STILLWATER, Minn. — In a year when nursing home windows have been as close as many people could come to parents and grandparents, Lisa Racine punched her ticket to see her dad inside.
“I was shocked, really. I was kind of dumbfounded,” Harold Racine, Lisa’s dad, says of the moment his daughter walked into his nursing home room.
“How did you get in?” he asked.
Last fall, Lisa, a fulltime project manager for a printing company, had a brainstorm.
“One day I just was thinking, ‘How can I see my dad more?’” Lisa recalls. “And I thought, ‘Hey, why don't I get a job there?’”
As luck would have it, Good Samaritan Society - Stillwater was hiring.
Let's just say it wasn't an executive position.
Since December, Lisa has been mopping floors and scraping plates in the nursing home kitchen.
“It's quite glamorous,” she laughs.
No glamor, but Lisa’s part-time job on evenings and weekends opened the doors to also see her dad.
“That's priceless,” she says. “I can't believe they pay me for this.”
Good Samaritan Society - Stillwater administrator Rene Racine, Lisa’s cousin, calls the hire a “win-win.”
Rene says nursing homes have struggled to fill positions the past few months due to concerns about COVID-19.
“Having her reach out and wanting to come to work was an absolute godsend for us,” the administrator says,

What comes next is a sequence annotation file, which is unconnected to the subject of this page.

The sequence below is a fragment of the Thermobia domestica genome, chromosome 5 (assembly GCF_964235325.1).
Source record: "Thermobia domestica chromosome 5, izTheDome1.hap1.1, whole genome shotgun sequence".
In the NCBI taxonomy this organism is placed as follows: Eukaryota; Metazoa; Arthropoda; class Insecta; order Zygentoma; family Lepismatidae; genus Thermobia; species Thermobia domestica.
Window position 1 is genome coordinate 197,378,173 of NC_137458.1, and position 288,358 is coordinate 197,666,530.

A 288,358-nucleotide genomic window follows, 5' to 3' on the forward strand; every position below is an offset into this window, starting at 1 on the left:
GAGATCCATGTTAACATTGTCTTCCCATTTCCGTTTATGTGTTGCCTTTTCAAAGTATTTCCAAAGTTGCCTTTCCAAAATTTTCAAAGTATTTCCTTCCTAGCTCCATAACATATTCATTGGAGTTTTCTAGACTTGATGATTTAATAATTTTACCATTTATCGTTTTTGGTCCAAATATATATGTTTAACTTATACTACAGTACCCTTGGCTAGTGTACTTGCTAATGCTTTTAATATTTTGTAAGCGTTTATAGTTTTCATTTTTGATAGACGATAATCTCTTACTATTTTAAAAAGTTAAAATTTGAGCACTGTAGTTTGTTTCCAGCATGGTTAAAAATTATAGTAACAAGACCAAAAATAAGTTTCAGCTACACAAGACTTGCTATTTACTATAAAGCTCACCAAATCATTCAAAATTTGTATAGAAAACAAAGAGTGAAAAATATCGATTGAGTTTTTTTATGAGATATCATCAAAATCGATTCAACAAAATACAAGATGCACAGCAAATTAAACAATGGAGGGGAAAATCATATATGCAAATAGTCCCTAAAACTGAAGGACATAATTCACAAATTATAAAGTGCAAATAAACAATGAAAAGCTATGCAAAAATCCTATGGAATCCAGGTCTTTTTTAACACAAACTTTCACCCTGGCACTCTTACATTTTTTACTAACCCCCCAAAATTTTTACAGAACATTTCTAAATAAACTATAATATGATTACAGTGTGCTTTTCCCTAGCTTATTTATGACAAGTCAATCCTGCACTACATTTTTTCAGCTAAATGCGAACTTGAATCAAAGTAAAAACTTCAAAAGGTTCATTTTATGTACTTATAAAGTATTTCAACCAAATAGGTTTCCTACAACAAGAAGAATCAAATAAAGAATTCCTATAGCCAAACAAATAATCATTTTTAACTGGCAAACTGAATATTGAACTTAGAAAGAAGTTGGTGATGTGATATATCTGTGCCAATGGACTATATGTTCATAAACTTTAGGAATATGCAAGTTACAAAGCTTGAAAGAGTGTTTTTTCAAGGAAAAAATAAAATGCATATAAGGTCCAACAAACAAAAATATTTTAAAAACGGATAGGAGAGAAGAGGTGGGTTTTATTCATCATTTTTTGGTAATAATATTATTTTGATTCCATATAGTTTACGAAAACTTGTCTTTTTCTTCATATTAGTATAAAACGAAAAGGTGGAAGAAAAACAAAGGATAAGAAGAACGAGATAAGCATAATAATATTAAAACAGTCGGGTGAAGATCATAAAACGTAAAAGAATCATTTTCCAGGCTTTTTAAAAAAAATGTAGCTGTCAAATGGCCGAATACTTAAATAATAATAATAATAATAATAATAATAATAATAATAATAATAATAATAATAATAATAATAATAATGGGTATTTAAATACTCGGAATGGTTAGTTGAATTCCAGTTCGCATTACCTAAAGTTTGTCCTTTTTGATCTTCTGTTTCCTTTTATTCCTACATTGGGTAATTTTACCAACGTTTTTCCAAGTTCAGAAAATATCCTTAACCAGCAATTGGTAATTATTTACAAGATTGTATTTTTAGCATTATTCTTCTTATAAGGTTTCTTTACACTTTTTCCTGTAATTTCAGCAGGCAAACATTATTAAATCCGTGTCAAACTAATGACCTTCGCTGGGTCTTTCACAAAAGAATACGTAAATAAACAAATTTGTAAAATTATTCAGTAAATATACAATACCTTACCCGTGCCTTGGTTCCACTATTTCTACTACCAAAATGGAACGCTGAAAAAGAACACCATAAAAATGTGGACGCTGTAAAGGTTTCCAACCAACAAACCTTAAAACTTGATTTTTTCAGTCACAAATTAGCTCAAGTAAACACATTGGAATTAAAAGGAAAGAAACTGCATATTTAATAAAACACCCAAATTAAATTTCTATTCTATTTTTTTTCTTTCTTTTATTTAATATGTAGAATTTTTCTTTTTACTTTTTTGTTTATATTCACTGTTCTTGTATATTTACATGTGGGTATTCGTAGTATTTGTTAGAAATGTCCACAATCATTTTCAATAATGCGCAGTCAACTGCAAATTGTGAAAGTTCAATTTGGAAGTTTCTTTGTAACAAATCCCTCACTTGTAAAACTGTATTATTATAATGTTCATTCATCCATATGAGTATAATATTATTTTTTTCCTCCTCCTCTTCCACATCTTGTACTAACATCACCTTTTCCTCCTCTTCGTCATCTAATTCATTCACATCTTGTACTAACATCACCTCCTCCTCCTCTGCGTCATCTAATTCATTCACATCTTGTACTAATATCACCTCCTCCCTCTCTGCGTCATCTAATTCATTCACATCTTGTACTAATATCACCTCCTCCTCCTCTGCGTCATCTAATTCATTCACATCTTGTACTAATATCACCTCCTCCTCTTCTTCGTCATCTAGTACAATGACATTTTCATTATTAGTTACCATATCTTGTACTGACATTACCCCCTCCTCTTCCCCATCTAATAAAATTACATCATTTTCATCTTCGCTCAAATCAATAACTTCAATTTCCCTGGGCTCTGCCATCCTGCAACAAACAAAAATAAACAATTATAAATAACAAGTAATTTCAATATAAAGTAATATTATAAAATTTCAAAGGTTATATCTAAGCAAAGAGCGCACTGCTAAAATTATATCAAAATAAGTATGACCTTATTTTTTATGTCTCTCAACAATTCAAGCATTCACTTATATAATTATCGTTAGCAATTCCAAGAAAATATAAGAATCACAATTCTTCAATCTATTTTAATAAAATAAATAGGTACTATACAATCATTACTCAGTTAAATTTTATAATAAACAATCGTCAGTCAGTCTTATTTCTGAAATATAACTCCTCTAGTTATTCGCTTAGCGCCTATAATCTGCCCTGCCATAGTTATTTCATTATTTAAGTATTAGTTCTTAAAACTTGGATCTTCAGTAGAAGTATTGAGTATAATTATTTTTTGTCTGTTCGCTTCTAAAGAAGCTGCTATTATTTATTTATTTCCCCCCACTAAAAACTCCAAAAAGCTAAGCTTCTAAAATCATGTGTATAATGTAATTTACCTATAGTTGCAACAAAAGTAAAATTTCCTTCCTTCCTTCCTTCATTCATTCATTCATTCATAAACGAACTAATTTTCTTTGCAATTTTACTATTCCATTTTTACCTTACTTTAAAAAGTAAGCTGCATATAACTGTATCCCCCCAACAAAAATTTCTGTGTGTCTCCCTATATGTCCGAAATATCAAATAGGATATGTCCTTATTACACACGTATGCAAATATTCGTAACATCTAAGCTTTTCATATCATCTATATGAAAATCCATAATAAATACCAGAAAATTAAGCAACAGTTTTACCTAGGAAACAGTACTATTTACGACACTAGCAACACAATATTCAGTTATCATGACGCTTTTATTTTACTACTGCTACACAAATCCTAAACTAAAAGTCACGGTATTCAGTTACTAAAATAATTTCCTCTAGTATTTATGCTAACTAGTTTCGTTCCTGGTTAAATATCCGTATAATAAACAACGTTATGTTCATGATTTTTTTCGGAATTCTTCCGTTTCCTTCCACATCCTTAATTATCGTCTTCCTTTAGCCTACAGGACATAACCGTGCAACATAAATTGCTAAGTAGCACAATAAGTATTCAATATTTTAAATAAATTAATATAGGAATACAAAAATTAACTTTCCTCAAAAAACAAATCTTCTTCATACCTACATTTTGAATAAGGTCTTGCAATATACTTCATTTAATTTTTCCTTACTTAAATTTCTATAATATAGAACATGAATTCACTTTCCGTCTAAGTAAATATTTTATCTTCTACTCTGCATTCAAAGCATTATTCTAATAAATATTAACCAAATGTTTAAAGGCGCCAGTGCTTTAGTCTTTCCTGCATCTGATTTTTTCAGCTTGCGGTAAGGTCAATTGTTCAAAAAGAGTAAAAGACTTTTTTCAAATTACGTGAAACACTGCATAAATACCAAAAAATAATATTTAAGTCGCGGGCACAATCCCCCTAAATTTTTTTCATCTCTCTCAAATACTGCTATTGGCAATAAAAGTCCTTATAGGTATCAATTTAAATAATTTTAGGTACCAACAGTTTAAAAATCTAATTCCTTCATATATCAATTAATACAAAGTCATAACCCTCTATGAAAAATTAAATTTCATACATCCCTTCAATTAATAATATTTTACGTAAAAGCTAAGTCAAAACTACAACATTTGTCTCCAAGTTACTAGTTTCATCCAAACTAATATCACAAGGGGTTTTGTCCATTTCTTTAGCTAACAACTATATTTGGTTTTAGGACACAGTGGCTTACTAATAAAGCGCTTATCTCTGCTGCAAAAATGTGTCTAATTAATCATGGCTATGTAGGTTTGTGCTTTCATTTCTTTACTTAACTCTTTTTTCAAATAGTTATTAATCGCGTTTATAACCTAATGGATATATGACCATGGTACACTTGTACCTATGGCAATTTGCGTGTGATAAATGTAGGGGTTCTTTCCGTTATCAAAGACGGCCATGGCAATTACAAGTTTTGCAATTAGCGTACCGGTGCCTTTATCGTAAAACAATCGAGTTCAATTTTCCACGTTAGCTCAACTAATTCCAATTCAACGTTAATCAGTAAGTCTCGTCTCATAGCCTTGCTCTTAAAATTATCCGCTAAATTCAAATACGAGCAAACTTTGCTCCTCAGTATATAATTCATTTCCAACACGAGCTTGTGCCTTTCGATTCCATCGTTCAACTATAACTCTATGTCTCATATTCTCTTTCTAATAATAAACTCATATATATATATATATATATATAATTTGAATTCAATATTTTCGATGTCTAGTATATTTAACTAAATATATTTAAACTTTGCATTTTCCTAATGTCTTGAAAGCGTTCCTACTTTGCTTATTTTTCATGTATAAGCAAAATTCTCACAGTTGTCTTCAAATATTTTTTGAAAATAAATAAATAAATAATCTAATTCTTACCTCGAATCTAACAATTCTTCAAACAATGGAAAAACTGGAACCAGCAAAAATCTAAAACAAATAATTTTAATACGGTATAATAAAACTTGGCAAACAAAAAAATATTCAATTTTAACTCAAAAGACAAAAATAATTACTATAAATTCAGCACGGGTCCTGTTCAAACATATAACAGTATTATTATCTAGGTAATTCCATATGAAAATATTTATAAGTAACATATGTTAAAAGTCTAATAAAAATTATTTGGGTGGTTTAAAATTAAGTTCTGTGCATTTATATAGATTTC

Harold goes a step further, calling his daughter’s arrival at his nursing home, “one of the happiest days of my life.”
The 87-year-old former printer raised eight kids with his late wife.
“The trials and tribulations of raising that many children, in the end it certainly paid off,” Harold says. “I’m getting my rewards back, tenfold.”
His daughter considers the kitchen work a privilege.
“I could take a yoga class or do a happy hour, but I'd rather come and mop the floor and clean dishes so I can see my dad,” Lisa says.
Last month, Lisa's second job allowed her to get her first COVID shot alongside her dad.
With residents now vaccinated, Good Samaritan Society - Stillwater has begun allowing brief visits from family.
Yet, Lisa says she plans to hold onto her kitchen job, at least on an on-call basis.
“It makes me feel like I’m doing something good for other people,” she says.